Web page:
Many protesters say this is just the beginning of their fight to save education in California.
Protests at other campuses
About 100 UC Davis students threatened to shut down I-80 Thursday afternoon, but as they tried to walk onto the freeway. Police fired pepper balls into the crowd and officers in riot gear used batons to push back the protesters. At least one student leader was arrested, but was released when protesters agreed to disperse. Dozens of demonstrators gathered again Thursday night in Downtown Davis where they sat in the street.
In Santa Cruz, hundreds of protestors walked through the downtown area Thursday night, bringing traffic to a stop. It came at the end of a day-long strike, during which students shut off access to the campus at several points and clashed with residents. Earlier in the day, at least one car reported a smashed windshield, but there were no injuries. By 9 p.m., most of the demonstrators had dispersed from the downtown area.
Dozens of high school students and teachers from Oakland High School recognized this "Day of Action" by conducting an evacuation disaster drill. They held signs saying state budget cuts are in the billions of dollars and are a disaster for local schools.
Thursday's "Day of Action" is a nationwide protest happening in at least 33 states, to challenge each state's lawmakers to stop cutting education funding. California is expected to have the bulk of organized protests, in response to the last two years of cuts of $17 billion from schools and colleges statewide. Protesters say they believe legislators will listen to this massive public response.
While it is true California is in the midst of an economic crisis, children are bearing a disproportionate amount of the burden for the state's financial problem. Education funding accounts for 40 percent of the state budget, but schools have suffered 60 percent of the cuts.
"Day of Action" at Mt. Diablo School District
Hundreds of Mt. Diablo School District parents, teachers and students took to the streets Thursday at Oak Grove and Ygnacio Valley Road to let the world know about the crisis they perceive in education. There were other demonstrations in the area; some were very organized, some not, but all agree that when it comes to cutting education spending, enough is enough.
Calling themselves the "new lost generation," a group of art students from Clayton Valley High School cut class and took to the streets of Concord, afraid for the future of their beloved Clayton Arts Academy. They taped their mouths to show they have no voice.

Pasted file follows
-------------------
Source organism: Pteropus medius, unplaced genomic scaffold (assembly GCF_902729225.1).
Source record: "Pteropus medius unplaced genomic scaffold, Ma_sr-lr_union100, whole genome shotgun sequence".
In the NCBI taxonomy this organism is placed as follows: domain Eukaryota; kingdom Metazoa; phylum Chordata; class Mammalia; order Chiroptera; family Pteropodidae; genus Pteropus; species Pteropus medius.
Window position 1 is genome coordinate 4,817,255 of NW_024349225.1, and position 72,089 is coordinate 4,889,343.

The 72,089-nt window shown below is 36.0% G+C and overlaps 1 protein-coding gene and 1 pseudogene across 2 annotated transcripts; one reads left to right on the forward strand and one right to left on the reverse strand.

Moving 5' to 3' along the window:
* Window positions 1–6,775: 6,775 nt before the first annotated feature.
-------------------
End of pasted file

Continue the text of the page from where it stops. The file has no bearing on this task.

"They're cutting 10 electives and over the next year they're going to cut 25 classes, and that is going to affect the arts," said Clayton Valley High School student Pablo Benavente. "At the Clayton Arts Academy we're fighting to do our best."
Just up the street at Pine Hollow Middle School, students were brought out and lined up to be part of this "Day of Action." One student knows what action he would like lawmakers and the governor to take.
"Everything the kids love to do, live for -- band, orchestra, arts -- they're just stripping it down to the basics," said 8th grade student Joey Carman. "If they do that, kids aren't going to focus. They're going to have nothing to look forward to during the day."
Over at Monte Gardens Elementary in Concord, a mock multi-million dollar bake sale took place to illustrate the multi-million dollar need in this district alone. Dean Vogel, the vice president of the California Teachers Association, which represents 325,000 educators, rolled out the numbers.
"California public schools suffered more than $17 billion in cuts over the past two years," said Vogel. "And even now, the governor is talking about cutting $2.5 billion more."
Teacher Claire Key of Monte Gardens Elementary, who is also a parent, wondered about her students and her children.
"What is, in this worst-case scenario, what is the bare minimum we must provide for children just so we can balance the budget on their backs?" said Key. "For me, that's not acceptable. As a parent, our children deserve more."
"Day of Action" in the South Bay
The "Day of Action" in the South Bay included numerous activites. Students at De Anza College took part in a morning teach-in, a noon rally at the main quad and a march to Cupertino City Hall.
In San Jose, the action began with a march that started at City Hall and went to San Jose State University.Things were peaceful on the campus and the theme of the students and protestors has been "keep the campus open."
SJSU students and faculty are protesting education cuts that say is affecting the quality of their education. The state funding for SJSU was suppose to be $163 million and it was cut by $42 million for the 2009-2010 school year. The most immediate impact of those cuts was a 30 percent increase in student fees and a reduction in faculty and class offerings.